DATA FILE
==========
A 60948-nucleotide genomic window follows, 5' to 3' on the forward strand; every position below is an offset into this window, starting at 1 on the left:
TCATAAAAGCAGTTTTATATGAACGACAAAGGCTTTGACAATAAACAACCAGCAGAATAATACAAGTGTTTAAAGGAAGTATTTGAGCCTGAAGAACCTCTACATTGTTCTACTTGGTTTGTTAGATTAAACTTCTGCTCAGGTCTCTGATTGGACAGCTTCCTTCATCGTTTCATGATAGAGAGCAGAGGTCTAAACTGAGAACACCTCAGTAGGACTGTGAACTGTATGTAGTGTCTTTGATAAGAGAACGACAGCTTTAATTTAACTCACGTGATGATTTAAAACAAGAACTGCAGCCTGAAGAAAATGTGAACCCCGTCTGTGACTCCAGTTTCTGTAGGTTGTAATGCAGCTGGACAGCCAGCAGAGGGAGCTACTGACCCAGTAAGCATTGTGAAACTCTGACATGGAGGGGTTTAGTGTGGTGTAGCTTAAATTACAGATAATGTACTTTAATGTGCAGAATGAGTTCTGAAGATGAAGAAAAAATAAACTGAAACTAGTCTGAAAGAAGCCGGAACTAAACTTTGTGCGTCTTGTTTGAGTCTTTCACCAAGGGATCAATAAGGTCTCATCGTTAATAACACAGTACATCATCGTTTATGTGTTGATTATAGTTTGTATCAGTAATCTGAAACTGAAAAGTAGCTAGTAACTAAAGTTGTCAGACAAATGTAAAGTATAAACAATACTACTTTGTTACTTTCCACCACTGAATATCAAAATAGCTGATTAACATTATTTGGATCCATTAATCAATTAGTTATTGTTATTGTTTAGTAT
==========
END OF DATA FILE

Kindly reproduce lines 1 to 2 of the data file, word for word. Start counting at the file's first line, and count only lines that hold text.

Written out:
A 60948-nucleotide genomic window follows, 5' to 3' on the forward strand; every position below is an offset into this window, starting at 1 on the left:
TCATAAAAGCAGTTTTATATGAACGACAAAGGCTTTGACAATAAACAACCAGCAGAATAATACAAGTGTTTAAAGGAAGTATTTGAGCCTGAAGAACCTCTACATTGTTCTACTTGGTTTGTTAGATTAAACTTCTGCTCAGGTCTCTGATTGGACAGCTTCCTTCATCGTTTCATGATAGAGAGCAGAGGTCTAAACTGAGAACACCTCAGTAGGACTGTGAACTGTATGTAGTGTCTTTGATAAGAGAACGACAGCTTTAATTTAACTCACGTGATGATTTAAAACAAGAACTGCAGCCTGAAGAAAATGTGAACCCCGTCTGTGACTCCAGTTTCTGTAGGTTGTAATGCAGCTGGACAGCCAGCAGAGGGAGCTACTGACCCAGTAAGCATTGTGAAACTCTGACATGGAGGGGTTTAGTGTGGTGTAGCTTAAATTACAGATAATGTACTTTAATGTGCAGAATGAGTTCTGAAGATGAAGAAAAAATAAACTGAAACTAGTCTGAAAGAAGCCGGAACTAAACTTTGTGCGTCTTGTTTGAGTCTTTCACCAAGGGATCAATAAGGTCTCATCGTTAATAACACAGTACATCATCGTTTATGTGTTGATTATAGTTTGTATCAGTAATCTGAAACTGAAAAGTAGCTAGTAACTAAAGTTGTCAGACAAATGTAAAGTATAAACAATACTACTTTGTTACTTTCCACCACTGAATATCAAAATAGCTGATTAACATTATTTGGATCCATTAATCAATTAGTTATTGTTATTGTTTAGTAT